The final ten minutes of the Haunting of Bly Manor finale pack in a couple of big emotional twists, as the significance of the wedding sequence that bookends the show finally becomes clear. When the series first picks up with Carla Gugino’s character narrating a ghost story—which becomes the main story of the show—to guests at a wedding in Northern California, it’s not clear how she, or any of the characters around her, connect to the central story.
Although eagle-eyed viewers may have figured this out much earlier on, the identity of the Narrator is confirmed during the finale. Carla Gugino is playing an older version of Amelia Eve’s Jamie, the gardener at Bly Manor who falls for new au pair Dani (Victoria Pedretti). Her narration takes on a poignant new significance as you realize she’s telling this story as a kind of therapy, years on from losing Dani to Bly Manor’s haunted lake.
But Jamie isn’t the only familiar face at the wedding. In the very final moments of the show, it’s revealed that several of the attendees are older versions of characters we know, including Owen, Henry, and Miles. And the bride, who’s been calmly listening to Jamie’s story? That’s Flora, who’s forgotten everything about her time at Bly Manor, and reacts to the story as though she’s hearing it for the first time.
The setup for this twist comes about halfway through the episode, when Dani and Jamie visit Owen at his bustling Paris bistro. Henry, Miles, and Flora have moved across the pond to America, and Owen tells them that during a recent visit, he noticed both children have complete amnesia about what happened at Bly Manor. “They know they used to stay at Bly when they were children,” he says, “but the details, the specific moments, the fear of it all that we were so afraid would infect the rest of the lives, has just faded away.” Which, given that both Flora and Miles were intermittently possessed by ghosts and came close to dying, is a blessing.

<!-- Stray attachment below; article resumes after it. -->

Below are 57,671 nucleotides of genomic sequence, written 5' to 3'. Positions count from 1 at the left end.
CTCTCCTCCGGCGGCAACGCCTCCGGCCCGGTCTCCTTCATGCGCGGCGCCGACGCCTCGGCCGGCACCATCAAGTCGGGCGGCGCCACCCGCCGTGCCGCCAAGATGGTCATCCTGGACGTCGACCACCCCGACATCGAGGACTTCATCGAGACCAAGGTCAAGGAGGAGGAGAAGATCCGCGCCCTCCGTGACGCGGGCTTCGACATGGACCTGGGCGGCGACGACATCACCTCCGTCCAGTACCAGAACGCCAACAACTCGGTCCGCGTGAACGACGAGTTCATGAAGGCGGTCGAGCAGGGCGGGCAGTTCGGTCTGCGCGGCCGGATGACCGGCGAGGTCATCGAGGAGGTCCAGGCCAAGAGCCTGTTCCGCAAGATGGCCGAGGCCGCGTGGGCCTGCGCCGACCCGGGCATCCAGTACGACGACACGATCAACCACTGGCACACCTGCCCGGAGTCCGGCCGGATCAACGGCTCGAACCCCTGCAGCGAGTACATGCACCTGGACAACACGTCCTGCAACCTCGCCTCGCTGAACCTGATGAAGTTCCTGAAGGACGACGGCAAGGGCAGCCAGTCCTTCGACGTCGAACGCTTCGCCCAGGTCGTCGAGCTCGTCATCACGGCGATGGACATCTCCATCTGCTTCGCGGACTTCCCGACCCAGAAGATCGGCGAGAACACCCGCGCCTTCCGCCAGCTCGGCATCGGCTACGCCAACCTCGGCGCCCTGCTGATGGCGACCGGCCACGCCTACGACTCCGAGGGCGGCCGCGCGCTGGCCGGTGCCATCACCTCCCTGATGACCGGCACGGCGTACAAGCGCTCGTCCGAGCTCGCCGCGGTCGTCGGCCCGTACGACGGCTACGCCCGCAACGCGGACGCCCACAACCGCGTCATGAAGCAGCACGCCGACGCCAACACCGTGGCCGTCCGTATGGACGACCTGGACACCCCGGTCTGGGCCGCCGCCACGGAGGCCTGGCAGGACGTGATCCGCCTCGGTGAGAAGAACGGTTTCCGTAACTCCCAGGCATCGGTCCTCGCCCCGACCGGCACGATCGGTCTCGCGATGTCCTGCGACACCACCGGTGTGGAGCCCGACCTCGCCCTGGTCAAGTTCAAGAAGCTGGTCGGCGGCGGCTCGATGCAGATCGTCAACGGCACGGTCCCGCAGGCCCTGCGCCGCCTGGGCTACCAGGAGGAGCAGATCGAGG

Not only has the adult Flora forgotten everything about what happened at Bly, but she’s also grown up into someone who is terrified of ghosts. Her wedding venue is a castle that’s allegedly haunted, and she refuses to stay there overnight because she’s so freaked out by the stories she heard about ghosts. “I love a good ghost story, I just don’t want to sleep in one,” she shrugs—a wild statement, because she spent so much of her childhood existing inside a truly terrifying ghost story, and was remarkably unafraid. Instead of cowering in her bed like the average child would in a haunted house, Flora figured out how to safely navigate around The Lady in the Lake using her dollhouse, and even tried to keep the adults around her safe too.
But now, Flora doesn’t even seem to remember the name Bly Manor. She notices that her middle name is the same as the little girl in Jamie’s story, but shrugs it off as a coincidence. Denial is a big theme throughout Bly Manor, and the dark reading of this ending is that Flora and Miles are only able to cope with the trauma of what happened to them by living in complete denial.
But the more optimistic version—and the one the show seems to be going for—is that Flora and Miles were spared. After Owen reveals they’ve forgotten everything, Dani asks if he thinks Henry will ever tell them the truth, and Owen says he’d let them be. “Let them live their lives the way they should, without anything hanging over them.” (This is a rough pill for Dani to swallow, since she’s been living with a shadow hanging over her ever since she invited The Lady in the Lake into herself to save Flora).
So Flora is able to grow up and live the uncomplicated, happy life she deserves, and listen to Jamie’s story as though it were just another ghost story. But her strong emotional reaction to the story, as well as her dialogue in response to it, suggests that on some very deep, visceral level, she feels the significance of it. “You said it was a ghost story,” she tells Jamie. “It isn’t. It’s a love story.” Flora understands the story on a gut level. She feels it in her bones, even though she may never remember why.
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